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Get Organized

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Being a member of LIUNA today honors a heritage that began in 1903 when courageous workers overcame hostility, threats and violence to join together.  We honor that heritage through our struggles today-being heard in government, raising standards for workers and employers on the job, and reaching out to a new generation of workers yearning for a better life.  There are many rewards like better pay, benefits and working conditions. Whether it is going to work for an employer who already works with LIUNA, or joining with co-workers to organize and bring LIUNA into your workplace, you can join us.
The Five Basic Steps to Organizing a Union

Although every workplace is different and the needs of workers vary, there are some basic steps involved in winning a union voice on the job. Here's how it happens:

To begin organizing a union at your workplace there’s a simple starting point before going through the steps listed below: quietly talk to a few of your co-workers who you think may be interested in organizing.

This small group starts to privately discuss workplace issues, what is involved in organizing a union, and making plans to contact the Laborers. When you’re ready, contact us and a LIUNA representative will meet with the small group to answer your questions and help you develop a comprehensive organizing plan. 
Step 1: Build an Organizing Committee

Leaders are identified and an organizing committee representing all major departments and all shifts and reflecting the racial, ethnic and gender diversity in the workforce is established. Organizing committee training begins immediately. Committee members must be prepared to work hard to educate themselves and their co-workers about the union and to warn and educate co-workers about the impending management anti-union campaign. The organizing committee must be educated about workers’ right to organize and must understand LIUNA policies and principals of democracy and rank-and-file control.

Also at this step basic information about the workplace must be gathered including:

  • Workplace Structure: departments, work areas, jobs, shifts
  • Employee Information: name, address, phone, shift, job title, and department for each worker (employee list)
  • Employer Information: other locations, parent company, product(s), customers, union history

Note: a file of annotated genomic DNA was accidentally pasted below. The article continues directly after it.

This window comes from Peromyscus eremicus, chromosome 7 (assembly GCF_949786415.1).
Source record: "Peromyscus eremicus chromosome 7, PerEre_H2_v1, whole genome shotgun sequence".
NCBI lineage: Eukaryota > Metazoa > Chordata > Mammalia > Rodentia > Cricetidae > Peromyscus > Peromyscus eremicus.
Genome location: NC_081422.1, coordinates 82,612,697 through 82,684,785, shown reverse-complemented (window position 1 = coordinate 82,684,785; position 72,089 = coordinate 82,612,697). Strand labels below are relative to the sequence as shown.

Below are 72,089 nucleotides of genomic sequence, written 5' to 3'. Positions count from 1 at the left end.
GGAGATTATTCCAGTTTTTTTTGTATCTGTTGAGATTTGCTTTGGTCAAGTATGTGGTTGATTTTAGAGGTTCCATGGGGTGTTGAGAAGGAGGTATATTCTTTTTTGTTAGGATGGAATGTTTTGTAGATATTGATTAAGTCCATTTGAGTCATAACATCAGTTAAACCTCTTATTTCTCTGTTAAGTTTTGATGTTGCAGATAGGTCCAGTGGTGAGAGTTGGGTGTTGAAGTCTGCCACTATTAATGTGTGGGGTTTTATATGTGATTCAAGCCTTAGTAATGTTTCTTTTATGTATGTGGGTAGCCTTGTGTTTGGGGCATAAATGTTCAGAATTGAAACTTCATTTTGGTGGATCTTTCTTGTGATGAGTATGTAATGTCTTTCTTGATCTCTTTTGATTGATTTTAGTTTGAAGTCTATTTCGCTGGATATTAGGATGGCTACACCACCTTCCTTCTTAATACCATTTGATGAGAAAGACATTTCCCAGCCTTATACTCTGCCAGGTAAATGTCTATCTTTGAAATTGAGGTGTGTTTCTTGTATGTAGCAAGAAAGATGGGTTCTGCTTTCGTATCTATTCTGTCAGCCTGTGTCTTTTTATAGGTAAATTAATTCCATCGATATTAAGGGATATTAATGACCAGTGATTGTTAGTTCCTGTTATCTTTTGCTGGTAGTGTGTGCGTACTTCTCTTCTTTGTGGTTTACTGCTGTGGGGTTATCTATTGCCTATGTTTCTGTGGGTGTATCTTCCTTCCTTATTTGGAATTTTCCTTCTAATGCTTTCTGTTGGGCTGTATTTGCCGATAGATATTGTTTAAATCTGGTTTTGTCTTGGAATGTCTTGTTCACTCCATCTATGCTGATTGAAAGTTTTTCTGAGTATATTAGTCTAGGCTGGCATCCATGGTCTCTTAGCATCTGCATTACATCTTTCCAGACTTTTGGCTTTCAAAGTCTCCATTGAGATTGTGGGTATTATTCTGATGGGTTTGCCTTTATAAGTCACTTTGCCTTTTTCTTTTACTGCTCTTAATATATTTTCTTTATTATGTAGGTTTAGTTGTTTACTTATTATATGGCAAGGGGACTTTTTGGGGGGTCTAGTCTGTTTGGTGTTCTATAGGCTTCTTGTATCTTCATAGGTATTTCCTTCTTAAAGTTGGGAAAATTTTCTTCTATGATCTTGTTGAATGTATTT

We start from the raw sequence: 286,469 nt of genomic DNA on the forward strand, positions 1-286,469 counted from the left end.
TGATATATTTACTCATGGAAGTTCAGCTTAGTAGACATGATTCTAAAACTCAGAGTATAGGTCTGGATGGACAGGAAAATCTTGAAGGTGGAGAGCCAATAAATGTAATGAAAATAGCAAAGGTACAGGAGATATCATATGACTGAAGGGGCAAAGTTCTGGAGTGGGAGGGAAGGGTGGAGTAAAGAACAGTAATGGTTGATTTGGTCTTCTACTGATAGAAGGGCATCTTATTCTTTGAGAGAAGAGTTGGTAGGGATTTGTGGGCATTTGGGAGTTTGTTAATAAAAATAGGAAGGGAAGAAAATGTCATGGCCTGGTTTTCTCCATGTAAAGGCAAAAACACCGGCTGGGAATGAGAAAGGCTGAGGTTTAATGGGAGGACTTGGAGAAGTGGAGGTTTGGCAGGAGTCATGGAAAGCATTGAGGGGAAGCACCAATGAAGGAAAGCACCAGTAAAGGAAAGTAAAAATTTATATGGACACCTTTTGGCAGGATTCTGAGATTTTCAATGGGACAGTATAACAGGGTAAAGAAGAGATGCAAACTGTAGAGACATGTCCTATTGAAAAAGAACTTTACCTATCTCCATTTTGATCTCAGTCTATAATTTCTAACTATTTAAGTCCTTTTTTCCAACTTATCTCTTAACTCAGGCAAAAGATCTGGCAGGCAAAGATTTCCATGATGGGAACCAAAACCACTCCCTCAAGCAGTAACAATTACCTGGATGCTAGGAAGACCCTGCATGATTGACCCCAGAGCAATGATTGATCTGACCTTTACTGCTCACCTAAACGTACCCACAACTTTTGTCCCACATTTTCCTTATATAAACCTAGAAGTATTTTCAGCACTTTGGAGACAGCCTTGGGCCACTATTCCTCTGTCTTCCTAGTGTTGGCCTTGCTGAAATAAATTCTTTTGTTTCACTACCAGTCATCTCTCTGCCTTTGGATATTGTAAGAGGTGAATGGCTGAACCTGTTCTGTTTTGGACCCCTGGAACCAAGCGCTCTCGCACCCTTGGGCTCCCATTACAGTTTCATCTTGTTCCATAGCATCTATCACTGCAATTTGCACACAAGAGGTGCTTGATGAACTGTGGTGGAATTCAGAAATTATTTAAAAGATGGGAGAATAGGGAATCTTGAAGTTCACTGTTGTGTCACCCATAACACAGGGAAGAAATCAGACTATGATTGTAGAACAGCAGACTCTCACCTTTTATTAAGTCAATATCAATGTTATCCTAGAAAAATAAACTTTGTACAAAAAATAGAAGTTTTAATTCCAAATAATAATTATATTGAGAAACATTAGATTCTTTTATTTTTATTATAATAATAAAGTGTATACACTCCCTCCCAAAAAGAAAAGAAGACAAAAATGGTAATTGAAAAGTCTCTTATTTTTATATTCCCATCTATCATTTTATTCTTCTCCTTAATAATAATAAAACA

Step 2: Adopt an Issues Program

The committee develops a program of union demands (the improvements you are organizing to achieve) and a strategy for the union election campaign. A plan for highlighting the issues program in the workplace is carried out through various organizing campaign activities. 
Step 3: Sign-Up Majority on Union Cards

Your co-workers are asked to join LIUNA and support the union program by signing membership cards. The goal is to sign up a sizable majority. This "card campaign" should proceed quickly once begun and is necessary to hold a union election.
Step 4: Win the Union Election

The signed cards are used (and required) to petition the state or federal labor board to hold an election. It will take the labor board at least several weeks to determine who is eligible to vote and schedule the election. The union campaign must continue and intensify during the wait. If the union wins, the employer must recognize and bargain with the union. Winning a union election not only requires a strong, diverse organizing committee and a solid issues program, but there must also be a plan to fight the employer’s anti-union campaign.
Step 5: Negotiate a Contract

The organizing campaign does not let up after an election victory. The real goal of the campaign, a union contract (the document the union and the employer negotiate and sign, covering everything from wages to how disputes will be handled), is still to be achieved. Workers must be mobilized to support the union’s contract demands (decided by you and your co-workers) and pressure the employer to meet them.